That a domestically weak Mrs Merkel can lampoon our supposed ‘negotiating dreadnought’ points to an uncompromising EU/German-centric position. And what Germany wants from the EU, Germany gets. After all, the EU is a political construct which was designed to tame German nationalism, whilst facilitating its industrial, commercial and demographic clout, and at the same time giving France delusions of grandeur. Economic objectives are subordinate, not dominant to political objectives. In considering a free trade agreement there should be no underestimating the EU’s continuing priorities of control-freak centralisation (under German hegemony), homogeneity and undermining national identities. It is unlikely Mrs Merkel (or her eventual successors) will treat the UK kindly as this could encourage other Member States to rebel.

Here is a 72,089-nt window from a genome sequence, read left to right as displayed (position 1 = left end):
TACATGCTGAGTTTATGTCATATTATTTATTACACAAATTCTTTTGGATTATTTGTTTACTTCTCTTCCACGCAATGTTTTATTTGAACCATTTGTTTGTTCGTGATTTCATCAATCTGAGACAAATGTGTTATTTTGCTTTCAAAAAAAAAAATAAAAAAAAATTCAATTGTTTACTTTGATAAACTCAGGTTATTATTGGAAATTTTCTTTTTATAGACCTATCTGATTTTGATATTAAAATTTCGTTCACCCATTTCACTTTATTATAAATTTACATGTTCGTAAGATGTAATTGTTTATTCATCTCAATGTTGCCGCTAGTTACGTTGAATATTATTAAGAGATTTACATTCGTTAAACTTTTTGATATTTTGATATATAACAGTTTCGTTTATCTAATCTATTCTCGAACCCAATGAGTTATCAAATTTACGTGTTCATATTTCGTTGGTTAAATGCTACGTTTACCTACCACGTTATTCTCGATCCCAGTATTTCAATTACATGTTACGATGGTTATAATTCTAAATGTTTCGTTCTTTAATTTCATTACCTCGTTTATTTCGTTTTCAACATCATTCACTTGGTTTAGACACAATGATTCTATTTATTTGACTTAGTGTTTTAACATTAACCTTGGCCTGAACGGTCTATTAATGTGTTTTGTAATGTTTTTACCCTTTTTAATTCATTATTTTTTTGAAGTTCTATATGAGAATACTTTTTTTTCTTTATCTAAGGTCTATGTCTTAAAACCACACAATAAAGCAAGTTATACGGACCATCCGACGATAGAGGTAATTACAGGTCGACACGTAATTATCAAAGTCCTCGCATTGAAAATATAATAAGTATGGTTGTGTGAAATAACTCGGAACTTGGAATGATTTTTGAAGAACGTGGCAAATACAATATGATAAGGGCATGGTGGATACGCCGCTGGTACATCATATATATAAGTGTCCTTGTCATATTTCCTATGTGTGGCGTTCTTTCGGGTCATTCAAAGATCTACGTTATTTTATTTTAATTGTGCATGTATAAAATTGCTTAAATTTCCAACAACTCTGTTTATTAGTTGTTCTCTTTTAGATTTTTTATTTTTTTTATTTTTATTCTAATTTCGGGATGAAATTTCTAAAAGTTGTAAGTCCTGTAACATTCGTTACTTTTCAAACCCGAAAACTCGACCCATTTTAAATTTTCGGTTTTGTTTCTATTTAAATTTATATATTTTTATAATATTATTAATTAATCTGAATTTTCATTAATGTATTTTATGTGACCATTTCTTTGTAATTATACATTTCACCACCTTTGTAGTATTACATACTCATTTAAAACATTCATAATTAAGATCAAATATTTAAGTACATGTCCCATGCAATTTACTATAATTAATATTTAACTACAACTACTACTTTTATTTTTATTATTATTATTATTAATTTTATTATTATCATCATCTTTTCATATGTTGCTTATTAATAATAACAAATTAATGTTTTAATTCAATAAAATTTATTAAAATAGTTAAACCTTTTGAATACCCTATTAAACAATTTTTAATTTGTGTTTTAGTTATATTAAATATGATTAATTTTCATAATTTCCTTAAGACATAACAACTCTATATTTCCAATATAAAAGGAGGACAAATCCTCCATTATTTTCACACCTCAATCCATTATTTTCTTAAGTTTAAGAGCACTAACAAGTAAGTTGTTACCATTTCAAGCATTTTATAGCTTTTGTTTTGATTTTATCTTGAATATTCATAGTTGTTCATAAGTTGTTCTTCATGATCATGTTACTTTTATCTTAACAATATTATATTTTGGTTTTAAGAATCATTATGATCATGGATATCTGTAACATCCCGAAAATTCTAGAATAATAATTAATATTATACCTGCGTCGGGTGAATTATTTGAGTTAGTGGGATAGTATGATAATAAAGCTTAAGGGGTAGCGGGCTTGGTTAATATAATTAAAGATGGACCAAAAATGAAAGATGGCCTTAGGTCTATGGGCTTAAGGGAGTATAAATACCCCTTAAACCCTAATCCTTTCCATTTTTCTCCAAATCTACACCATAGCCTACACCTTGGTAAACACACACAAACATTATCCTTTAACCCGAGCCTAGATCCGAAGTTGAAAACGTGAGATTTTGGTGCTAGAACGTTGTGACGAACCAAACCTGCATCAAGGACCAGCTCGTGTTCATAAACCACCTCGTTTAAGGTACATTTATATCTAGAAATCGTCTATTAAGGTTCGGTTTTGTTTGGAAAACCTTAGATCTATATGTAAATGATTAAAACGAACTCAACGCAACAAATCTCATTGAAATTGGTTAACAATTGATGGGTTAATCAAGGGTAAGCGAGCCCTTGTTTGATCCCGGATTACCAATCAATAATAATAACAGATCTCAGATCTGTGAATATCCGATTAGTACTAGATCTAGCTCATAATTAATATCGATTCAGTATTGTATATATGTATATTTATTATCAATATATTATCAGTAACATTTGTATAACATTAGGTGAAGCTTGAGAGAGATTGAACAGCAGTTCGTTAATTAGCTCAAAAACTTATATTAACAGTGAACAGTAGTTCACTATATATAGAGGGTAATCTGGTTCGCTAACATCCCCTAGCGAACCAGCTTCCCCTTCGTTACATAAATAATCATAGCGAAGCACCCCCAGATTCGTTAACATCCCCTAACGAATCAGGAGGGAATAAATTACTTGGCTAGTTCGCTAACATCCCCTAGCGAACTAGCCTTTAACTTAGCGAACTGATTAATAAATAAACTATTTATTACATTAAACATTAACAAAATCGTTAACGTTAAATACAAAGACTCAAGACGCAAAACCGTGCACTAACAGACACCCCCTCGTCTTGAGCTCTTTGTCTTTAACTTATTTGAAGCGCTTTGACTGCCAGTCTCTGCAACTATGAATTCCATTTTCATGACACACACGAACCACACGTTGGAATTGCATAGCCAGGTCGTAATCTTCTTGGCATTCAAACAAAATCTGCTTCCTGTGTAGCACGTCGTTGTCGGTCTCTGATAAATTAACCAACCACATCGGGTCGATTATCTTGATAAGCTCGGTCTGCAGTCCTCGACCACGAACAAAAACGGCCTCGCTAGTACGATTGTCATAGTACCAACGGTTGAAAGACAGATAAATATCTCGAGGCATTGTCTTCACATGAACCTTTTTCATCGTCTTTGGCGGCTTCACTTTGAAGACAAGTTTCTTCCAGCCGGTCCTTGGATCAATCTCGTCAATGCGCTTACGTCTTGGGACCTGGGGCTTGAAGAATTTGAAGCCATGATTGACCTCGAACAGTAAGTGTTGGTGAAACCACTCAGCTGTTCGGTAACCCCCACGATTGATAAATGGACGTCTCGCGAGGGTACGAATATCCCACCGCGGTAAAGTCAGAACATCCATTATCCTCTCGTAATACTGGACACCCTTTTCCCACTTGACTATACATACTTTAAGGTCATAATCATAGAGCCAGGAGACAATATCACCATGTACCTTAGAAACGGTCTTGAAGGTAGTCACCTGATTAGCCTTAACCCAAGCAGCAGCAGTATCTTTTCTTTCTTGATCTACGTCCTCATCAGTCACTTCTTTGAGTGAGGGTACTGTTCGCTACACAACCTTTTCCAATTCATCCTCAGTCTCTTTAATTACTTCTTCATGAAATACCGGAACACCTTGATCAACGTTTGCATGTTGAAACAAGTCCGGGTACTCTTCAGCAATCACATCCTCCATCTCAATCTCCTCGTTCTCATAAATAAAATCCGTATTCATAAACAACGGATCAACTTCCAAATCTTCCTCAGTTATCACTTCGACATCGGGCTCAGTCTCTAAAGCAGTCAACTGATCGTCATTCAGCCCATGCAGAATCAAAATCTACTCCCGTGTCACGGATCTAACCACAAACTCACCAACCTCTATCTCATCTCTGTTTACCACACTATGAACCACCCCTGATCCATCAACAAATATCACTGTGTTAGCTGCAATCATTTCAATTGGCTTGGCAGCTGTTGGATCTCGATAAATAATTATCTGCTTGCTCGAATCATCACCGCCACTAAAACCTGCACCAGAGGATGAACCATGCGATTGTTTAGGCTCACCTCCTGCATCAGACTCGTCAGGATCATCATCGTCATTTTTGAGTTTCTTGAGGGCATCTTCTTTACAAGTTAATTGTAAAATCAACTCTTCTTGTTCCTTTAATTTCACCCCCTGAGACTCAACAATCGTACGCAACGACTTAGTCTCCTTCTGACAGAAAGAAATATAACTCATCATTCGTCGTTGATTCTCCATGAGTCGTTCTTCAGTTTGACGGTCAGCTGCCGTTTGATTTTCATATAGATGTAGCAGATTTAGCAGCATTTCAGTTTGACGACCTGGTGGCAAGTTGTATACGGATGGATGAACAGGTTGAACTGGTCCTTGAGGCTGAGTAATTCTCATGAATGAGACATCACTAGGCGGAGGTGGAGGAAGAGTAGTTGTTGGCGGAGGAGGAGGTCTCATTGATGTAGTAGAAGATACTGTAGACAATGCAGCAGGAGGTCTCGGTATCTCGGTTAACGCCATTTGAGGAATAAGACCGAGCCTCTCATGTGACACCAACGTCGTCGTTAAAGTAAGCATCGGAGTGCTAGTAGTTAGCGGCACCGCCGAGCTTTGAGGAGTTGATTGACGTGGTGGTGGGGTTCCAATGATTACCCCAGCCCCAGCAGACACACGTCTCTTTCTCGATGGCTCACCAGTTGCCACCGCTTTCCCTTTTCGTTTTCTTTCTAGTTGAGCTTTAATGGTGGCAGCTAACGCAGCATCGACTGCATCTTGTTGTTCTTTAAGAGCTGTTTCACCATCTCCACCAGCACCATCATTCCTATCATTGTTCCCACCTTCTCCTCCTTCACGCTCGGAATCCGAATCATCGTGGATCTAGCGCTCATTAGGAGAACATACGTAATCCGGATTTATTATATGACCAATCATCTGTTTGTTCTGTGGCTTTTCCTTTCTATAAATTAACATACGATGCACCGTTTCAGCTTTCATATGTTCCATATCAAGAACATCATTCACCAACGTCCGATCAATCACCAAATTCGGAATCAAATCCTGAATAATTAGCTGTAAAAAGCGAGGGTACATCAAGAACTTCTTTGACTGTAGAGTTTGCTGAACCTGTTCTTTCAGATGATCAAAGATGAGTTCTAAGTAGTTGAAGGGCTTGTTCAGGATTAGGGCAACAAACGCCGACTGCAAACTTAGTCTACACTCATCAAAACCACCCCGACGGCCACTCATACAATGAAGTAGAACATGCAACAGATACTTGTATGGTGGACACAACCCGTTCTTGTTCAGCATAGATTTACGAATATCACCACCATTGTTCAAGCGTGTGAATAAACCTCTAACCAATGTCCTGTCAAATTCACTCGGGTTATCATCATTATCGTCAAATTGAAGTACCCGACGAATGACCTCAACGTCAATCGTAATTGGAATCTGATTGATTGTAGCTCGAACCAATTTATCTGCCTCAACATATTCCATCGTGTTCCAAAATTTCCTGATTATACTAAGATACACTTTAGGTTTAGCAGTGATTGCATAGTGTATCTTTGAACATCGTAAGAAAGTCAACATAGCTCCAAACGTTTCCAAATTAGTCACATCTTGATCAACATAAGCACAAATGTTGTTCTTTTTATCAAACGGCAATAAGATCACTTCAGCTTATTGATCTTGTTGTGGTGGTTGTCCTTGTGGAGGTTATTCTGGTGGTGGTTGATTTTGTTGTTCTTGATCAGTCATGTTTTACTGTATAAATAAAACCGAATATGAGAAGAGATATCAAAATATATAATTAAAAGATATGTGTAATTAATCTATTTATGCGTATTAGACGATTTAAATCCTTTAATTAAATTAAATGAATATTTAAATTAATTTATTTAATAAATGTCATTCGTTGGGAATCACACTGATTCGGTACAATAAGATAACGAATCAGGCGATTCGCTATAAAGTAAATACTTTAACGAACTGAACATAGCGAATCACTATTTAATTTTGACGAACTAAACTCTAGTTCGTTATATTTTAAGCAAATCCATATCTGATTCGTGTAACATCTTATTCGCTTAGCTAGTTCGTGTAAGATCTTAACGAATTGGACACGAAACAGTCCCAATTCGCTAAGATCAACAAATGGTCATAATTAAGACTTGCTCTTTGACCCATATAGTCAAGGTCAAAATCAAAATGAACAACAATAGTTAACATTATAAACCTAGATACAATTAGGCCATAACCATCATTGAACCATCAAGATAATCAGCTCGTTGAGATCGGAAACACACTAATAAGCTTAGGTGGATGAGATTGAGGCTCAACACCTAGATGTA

Yet the prospect of the UK becoming a permanent, powerless EU vassal state by indefinitely extending the transitional arrangement or by signing a one-sided free trade agreement is basically thanks to Mrs May’s dithering. Although presumably Mr Davis and the Department for (not) Exiting the European Union had some input. Mrs May, for reasons never explained, decided that we must leave the Single Market (and by extension the European Economic Area, EEA). Remaining in the EEA by rejoining EFTA, the European Free Trade Association, is a much better proposition as a temporary or transitional measure. It would allow fairly frictionless trade and a breathing space in which to negotiate a suitable long-term trading relationship without being under duress.